- Avoiding tasks that involve reading and writing.
- Mispronunciation of words.
Is there a standardized assessment that can be used to screen for dyslexia?
While there are several valuable norm-referenced assessments available, we use DIBELS 8 as a standardized universal screener to obtain beginning, middle and end-of-year benchmarks. DIBELS 8 offers free downloads for fall, winter and spring benchmarks as well as progress monitoring materials.
Importantly, when using DIBELS 8, the evaluator is able to calculate a composite score. This composite score can be used to identify at-risk readers.
The primary goal of the DIBELS 8th screening tool is to identify students who are at risk for reading difficulties. The measures are, “designed to screen students for deficits in important skills that are associated with future risk of both dyslexia and reading difficulty more broadly.”
DIBELS 8 is an important first step in evaluating reading strengths and challenges. If the composite score falls in the at-risk range, further evaluation may be warranted.
What You Should Know About Dyslexia
- Dyslexia is not indicative of low intelligence. In fact, most students with dyslexia have average to above average intelligence. Often, their oral language skills (speaking vocabulary and comprehension) far exceed their current level of reading and writing performance.
- With systematic, multisensory instruction, those with dyslexia can improve their reading skills and achieve reading success. This means that instructors should be using a multi-sensory, structured literacy procedure that adheres to the science of reading. To be clear, a ‘balanced literacy’ approach is not sufficient to support students with dyslexia. This article provides a succinct overview of the science of reading versus balanced literacy. We also highly recommend listening to the podcast, Sold a Story.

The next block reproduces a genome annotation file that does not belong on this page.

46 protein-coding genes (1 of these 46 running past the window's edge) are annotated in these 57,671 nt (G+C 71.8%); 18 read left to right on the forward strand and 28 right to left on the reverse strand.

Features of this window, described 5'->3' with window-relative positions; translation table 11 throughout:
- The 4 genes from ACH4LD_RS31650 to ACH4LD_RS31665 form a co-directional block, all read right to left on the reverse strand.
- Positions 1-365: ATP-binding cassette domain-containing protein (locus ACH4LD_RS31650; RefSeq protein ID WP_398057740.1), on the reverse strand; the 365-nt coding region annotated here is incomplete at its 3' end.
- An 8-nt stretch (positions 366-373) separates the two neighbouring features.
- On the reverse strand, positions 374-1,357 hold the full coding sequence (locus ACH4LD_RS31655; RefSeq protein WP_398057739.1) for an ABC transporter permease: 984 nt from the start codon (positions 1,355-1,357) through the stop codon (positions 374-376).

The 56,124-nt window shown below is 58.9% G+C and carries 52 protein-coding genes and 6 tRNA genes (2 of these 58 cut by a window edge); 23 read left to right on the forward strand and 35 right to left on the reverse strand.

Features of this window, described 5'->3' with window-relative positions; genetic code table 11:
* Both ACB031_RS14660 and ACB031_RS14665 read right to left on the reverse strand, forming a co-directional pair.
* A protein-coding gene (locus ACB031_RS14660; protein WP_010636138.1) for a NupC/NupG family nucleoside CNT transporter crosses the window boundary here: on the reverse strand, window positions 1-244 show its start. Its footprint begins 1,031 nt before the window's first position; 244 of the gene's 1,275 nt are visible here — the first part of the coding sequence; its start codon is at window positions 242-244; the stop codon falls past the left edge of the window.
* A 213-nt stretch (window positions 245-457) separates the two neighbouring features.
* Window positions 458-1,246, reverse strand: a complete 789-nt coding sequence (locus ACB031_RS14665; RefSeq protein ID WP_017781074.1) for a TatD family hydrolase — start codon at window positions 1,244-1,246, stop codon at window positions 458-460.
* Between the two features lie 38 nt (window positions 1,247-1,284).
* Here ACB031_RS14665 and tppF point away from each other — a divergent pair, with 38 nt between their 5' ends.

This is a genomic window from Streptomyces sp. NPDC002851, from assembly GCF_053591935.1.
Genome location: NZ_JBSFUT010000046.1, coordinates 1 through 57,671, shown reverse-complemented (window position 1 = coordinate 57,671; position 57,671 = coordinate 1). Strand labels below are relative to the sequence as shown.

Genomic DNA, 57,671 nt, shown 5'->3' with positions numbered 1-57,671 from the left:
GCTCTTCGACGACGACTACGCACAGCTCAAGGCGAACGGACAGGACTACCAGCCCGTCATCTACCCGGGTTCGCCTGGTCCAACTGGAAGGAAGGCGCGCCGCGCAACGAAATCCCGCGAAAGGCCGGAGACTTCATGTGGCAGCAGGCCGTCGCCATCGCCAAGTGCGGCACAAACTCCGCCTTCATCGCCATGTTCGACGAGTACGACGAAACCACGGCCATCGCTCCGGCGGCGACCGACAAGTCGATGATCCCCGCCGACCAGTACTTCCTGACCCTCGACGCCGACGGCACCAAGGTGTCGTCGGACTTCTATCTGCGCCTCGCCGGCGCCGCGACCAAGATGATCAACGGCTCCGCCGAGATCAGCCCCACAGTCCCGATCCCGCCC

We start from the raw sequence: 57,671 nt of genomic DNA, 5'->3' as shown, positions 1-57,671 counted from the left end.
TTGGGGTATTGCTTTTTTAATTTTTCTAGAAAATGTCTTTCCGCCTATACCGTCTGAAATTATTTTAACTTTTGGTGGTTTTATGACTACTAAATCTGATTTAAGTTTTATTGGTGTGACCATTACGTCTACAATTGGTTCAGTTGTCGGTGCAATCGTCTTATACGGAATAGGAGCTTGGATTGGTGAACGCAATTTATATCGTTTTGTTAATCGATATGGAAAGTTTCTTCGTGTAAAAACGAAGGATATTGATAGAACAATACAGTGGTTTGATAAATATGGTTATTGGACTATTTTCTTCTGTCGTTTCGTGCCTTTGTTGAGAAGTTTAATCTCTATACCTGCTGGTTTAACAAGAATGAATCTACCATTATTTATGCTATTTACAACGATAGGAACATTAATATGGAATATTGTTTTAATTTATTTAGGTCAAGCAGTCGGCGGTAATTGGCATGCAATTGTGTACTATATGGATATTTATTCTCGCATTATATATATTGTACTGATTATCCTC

- Students with dyslexia benefit from repeated practice
- Dyslexia is not something that can be ‘cured’, but, with effective instruction, it can be mitigated.
- Once a student has been identified as dyslexic, they MUST receive an evidence-based structured literacy intervention.
Helpful Websites on Dyslexia
- Understood.org This amazing site addresses a variety of learning challenges, not just dyslexia. It is easy to navigate. There are sections designed for parents and caregivers, young adults, educators and employers.
- International Dyslexia Association This comprehensive website includes such resources as FAQ’s, Provider Directories, and Advocating for Students with Dyslexia in Public Schools.
- Reading Rockets This is another comprehensive website aimed toward supporting readers. There is a plethora of information for parents, teachers, and many others.
- The Yale Center for Dyslexia & Creativity
Recommended Reading About Dyslexia
- Failing Students or Failing Schools by Faith Borkowsky
- Reading Intervention Behind School Walls: Why Your Child Continues to Struggle by Faith Borkowsky
- Overcoming Dyslexia by Sally Shaywitz, M.D
- The Dyslexia Advocate by Kelli Sandman-Hurley
- Teaching a Struggling Reader: One Mom’s Experience with Dyslexia by Pamela Brooks (This is also offered for FREE on Kindle.)